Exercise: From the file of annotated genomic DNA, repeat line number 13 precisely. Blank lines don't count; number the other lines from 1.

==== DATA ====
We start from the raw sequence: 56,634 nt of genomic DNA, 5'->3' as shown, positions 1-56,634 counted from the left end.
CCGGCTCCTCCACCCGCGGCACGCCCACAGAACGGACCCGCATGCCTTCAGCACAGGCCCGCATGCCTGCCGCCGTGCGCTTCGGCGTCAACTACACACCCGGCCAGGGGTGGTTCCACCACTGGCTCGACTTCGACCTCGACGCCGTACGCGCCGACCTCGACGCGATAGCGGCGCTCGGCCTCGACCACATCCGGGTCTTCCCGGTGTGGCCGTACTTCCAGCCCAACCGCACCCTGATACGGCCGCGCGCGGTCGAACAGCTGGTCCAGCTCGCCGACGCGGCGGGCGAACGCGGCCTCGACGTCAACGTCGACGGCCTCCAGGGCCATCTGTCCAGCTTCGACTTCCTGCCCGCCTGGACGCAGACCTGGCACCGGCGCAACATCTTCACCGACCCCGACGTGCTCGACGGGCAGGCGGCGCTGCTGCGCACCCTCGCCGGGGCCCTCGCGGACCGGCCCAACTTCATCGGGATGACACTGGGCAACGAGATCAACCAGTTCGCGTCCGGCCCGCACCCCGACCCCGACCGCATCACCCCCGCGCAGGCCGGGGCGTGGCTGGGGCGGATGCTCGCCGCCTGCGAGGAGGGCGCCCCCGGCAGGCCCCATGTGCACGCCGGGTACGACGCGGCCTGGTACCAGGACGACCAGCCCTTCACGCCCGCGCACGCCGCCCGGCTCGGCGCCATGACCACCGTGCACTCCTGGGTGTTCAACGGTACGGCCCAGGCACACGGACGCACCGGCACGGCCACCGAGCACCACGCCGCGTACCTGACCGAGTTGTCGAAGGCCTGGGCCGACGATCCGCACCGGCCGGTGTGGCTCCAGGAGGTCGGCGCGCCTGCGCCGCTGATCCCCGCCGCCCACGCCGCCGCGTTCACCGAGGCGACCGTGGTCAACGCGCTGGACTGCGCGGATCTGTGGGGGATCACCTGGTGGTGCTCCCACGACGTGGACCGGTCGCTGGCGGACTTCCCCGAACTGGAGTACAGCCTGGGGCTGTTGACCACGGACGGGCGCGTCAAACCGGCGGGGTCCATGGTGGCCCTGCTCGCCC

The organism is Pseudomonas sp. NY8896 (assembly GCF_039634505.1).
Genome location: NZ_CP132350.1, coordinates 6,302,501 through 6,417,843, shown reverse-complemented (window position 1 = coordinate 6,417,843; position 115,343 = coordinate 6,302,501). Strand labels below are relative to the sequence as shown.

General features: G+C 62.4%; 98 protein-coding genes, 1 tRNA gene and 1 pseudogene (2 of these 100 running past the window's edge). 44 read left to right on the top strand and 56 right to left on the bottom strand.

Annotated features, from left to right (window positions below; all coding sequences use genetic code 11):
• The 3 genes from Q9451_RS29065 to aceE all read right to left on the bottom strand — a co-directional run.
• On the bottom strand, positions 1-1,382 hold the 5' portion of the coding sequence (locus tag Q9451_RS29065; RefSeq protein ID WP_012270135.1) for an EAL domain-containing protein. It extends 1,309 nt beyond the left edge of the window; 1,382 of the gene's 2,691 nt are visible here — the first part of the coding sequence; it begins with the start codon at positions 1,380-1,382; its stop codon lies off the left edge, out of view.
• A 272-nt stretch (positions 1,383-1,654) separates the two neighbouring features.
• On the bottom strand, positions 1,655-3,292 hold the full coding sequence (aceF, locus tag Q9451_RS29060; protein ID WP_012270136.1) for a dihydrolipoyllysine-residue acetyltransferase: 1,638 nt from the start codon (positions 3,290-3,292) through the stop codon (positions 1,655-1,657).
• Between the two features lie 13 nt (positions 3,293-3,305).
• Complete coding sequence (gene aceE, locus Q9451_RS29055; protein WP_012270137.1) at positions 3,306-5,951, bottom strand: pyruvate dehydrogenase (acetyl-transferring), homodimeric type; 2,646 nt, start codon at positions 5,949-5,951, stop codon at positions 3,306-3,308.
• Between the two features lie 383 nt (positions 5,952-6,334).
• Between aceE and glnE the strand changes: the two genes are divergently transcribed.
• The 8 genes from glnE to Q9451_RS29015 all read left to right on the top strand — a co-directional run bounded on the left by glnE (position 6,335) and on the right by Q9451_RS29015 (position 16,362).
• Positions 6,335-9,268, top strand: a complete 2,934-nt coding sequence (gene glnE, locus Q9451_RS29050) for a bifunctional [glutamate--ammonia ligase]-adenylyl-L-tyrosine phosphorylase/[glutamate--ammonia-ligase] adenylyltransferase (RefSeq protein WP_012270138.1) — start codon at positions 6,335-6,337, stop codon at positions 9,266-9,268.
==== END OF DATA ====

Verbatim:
• Between the two features lie 383 nt (positions 5,952-6,334).